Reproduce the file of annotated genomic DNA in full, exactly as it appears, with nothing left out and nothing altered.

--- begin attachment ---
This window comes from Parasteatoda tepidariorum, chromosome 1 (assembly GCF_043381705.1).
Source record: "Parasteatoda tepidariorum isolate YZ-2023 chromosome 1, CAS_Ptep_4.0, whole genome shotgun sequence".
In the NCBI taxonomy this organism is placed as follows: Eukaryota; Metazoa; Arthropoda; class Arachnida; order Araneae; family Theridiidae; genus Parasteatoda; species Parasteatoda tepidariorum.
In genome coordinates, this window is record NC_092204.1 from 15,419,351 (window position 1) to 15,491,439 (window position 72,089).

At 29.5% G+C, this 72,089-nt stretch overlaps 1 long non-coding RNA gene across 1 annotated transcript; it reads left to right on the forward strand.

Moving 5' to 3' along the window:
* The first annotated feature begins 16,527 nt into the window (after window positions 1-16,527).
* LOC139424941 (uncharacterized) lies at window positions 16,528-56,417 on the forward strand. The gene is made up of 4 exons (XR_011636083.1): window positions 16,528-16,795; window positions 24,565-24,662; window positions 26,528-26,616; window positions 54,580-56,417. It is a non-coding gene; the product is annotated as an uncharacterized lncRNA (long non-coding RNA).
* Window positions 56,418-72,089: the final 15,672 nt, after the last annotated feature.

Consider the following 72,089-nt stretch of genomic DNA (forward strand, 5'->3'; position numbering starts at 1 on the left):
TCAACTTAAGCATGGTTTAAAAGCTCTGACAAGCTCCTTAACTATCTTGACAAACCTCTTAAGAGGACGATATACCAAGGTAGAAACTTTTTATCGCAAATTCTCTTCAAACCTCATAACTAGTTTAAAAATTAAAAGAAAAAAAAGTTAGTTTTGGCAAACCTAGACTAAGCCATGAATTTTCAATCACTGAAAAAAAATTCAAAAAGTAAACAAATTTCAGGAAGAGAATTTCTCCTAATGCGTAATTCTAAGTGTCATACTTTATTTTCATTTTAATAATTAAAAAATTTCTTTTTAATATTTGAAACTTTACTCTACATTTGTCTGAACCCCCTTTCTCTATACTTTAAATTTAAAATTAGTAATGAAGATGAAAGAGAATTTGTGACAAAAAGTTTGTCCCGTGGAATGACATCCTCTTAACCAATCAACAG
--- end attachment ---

This window comes from Parasteatoda tepidariorum, chromosome 1 (assembly GCF_043381705.1).
Source record: "Parasteatoda tepidariorum isolate YZ-2023 chromosome 1, CAS_Ptep_4.0, whole genome shotgun sequence".
In the NCBI taxonomy this organism is placed as follows: Eukaryota; Metazoa; Arthropoda; class Arachnida; order Araneae; family Theridiidae; genus Parasteatoda; species Parasteatoda tepidariorum.
In genome coordinates, this window is record NC_092204.1 from 15,419,351 (window position 1) to 15,491,439 (window position 72,089).

At 29.5% G+C, this 72,089-nt stretch overlaps 1 long non-coding RNA gene across 1 annotated transcript; it reads left to right on the forward strand.

Moving 5' to 3' along the window:
* The first annotated feature begins 16,527 nt into the window (after window positions 1-16,527).
* LOC139424941 (uncharacterized) lies at window positions 16,528-56,417 on the forward strand. The gene is made up of 4 exons (XR_011636083.1): window positions 16,528-16,795; window positions 24,565-24,662; window positions 26,528-26,616; window positions 54,580-56,417. It is a non-coding gene; the product is annotated as an uncharacterized lncRNA (long non-coding RNA).
* Window positions 56,418-72,089: the final 15,672 nt, after the last annotated feature.

Consider the following 72,089-nt stretch of genomic DNA (forward strand, 5'->3'; position numbering starts at 1 on the left):
TCAACTTAAGCATGGTTTAAAAGCTCTGACAAGCTCCTTAACTATCTTGACAAACCTCTTAAGAGGACGATATACCAAGGTAGAAACTTTTTATCGCAAATTCTCTTCAAACCTCATAACTAGTTTAAAAATTAAAAGAAAAAAAAGTTAGTTTTGGCAAACCTAGACTAAGCCATGAATTTTCAATCACTGAAAAAAAATTCAAAAAGTAAACAAATTTCAGGAAGAGAATTTCTCCTAATGCGTAATTCTAAGTGTCATACTTTATTTTCATTTTAATAATTAAAAAATTTCTTTTTAATATTTGAAACTTTACTCTACATTTGTCTGAACCCCCTTTCTCTATACTTTAAATTTAAAATTAGTAATGAAGATGAAAGAGAATTTGTGACAAAAAGTTTGTCCCGTGGAATGACATCCTCTTAACCAATCAACAG